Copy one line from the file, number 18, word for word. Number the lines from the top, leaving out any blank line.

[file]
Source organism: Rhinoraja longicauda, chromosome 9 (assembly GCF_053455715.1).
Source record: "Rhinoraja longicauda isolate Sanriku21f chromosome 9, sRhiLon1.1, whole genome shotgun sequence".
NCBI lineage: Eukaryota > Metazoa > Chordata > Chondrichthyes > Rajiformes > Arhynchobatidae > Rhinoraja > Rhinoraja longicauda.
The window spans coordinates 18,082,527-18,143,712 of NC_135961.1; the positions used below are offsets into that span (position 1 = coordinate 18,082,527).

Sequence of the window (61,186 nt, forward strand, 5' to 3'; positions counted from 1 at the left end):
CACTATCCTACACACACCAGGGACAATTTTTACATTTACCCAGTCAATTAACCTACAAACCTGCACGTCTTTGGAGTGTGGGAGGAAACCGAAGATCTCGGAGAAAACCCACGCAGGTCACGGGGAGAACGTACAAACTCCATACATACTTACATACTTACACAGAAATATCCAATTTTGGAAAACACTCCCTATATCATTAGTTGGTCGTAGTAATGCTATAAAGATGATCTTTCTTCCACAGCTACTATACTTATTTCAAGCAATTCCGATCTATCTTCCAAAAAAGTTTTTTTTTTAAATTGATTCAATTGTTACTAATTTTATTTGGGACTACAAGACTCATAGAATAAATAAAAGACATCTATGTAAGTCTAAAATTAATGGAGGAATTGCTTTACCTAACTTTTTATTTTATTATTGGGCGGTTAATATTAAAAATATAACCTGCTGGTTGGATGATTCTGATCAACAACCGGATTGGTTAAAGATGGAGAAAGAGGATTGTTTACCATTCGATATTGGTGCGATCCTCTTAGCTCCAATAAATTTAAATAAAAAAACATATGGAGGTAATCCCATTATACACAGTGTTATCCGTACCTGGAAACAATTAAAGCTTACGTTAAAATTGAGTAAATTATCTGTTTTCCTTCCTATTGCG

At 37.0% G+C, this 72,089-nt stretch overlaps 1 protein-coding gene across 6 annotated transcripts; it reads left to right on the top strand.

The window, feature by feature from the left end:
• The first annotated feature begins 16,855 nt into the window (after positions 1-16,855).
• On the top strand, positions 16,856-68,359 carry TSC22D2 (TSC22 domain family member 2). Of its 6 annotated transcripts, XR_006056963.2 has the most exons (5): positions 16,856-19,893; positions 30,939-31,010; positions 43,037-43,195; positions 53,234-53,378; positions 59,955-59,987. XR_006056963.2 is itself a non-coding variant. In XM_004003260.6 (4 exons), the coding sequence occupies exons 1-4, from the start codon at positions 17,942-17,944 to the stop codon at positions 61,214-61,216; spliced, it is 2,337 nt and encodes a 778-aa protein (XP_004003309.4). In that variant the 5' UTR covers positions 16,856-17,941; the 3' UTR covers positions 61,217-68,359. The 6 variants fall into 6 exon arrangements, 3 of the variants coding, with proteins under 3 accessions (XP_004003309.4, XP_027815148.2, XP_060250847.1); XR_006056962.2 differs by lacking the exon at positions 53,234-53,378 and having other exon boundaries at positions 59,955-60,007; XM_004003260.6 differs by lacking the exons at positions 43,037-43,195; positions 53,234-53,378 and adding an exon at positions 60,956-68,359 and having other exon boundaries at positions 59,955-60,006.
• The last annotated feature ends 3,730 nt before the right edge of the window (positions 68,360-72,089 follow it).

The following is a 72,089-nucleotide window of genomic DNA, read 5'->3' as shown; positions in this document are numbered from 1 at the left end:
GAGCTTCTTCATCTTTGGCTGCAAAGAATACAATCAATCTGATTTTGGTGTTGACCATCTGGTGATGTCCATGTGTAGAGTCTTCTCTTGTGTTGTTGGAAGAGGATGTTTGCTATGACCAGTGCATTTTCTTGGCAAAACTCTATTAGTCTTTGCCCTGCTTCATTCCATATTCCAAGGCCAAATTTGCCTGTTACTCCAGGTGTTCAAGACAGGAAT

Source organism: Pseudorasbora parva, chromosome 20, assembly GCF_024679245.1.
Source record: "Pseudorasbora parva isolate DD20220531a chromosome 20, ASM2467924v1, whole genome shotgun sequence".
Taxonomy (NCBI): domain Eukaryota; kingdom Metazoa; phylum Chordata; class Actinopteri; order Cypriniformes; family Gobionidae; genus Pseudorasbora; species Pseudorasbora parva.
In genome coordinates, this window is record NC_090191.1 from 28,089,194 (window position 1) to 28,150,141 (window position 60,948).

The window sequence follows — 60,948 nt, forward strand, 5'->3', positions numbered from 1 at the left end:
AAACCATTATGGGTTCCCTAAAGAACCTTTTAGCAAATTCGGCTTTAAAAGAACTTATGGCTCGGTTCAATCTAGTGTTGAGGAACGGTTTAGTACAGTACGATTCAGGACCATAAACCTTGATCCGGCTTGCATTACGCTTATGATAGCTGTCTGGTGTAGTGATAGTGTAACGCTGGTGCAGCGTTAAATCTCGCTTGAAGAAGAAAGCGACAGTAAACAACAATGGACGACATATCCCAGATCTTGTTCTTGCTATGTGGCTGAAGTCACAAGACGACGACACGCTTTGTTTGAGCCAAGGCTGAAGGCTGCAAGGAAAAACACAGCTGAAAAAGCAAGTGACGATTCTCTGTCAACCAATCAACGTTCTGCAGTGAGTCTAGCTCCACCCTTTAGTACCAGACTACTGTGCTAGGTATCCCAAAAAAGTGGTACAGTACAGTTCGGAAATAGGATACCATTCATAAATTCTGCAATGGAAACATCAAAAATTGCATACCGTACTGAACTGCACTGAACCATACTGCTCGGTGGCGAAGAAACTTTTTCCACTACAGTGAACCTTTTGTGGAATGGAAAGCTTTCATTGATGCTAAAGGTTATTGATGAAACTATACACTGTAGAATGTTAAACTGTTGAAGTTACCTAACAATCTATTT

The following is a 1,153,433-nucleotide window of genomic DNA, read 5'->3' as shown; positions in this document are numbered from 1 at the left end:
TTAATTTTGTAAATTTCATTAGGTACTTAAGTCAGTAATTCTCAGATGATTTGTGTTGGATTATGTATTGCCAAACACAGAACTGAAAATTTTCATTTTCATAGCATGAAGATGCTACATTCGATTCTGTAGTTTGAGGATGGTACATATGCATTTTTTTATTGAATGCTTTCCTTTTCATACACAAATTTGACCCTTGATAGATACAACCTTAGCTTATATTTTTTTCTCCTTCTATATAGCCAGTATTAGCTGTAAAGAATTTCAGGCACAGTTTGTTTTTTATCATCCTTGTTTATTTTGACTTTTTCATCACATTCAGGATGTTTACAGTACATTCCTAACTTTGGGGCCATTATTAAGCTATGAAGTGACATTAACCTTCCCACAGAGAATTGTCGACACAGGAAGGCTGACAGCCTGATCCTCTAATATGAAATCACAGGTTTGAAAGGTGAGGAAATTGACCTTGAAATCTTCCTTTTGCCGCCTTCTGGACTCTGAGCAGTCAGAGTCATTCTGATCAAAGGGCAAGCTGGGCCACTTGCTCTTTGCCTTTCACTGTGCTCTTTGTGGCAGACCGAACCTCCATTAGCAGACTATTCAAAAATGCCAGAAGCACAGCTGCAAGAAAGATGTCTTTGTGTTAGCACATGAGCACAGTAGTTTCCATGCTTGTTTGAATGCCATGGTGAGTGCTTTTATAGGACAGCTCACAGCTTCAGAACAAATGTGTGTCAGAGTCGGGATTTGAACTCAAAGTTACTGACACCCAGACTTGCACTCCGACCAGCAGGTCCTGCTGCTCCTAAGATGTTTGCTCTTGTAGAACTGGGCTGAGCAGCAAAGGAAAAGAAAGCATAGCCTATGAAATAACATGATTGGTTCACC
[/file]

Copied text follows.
The window sequence follows — 60,948 nt, forward strand, 5'->3', positions numbered from 1 at the left end: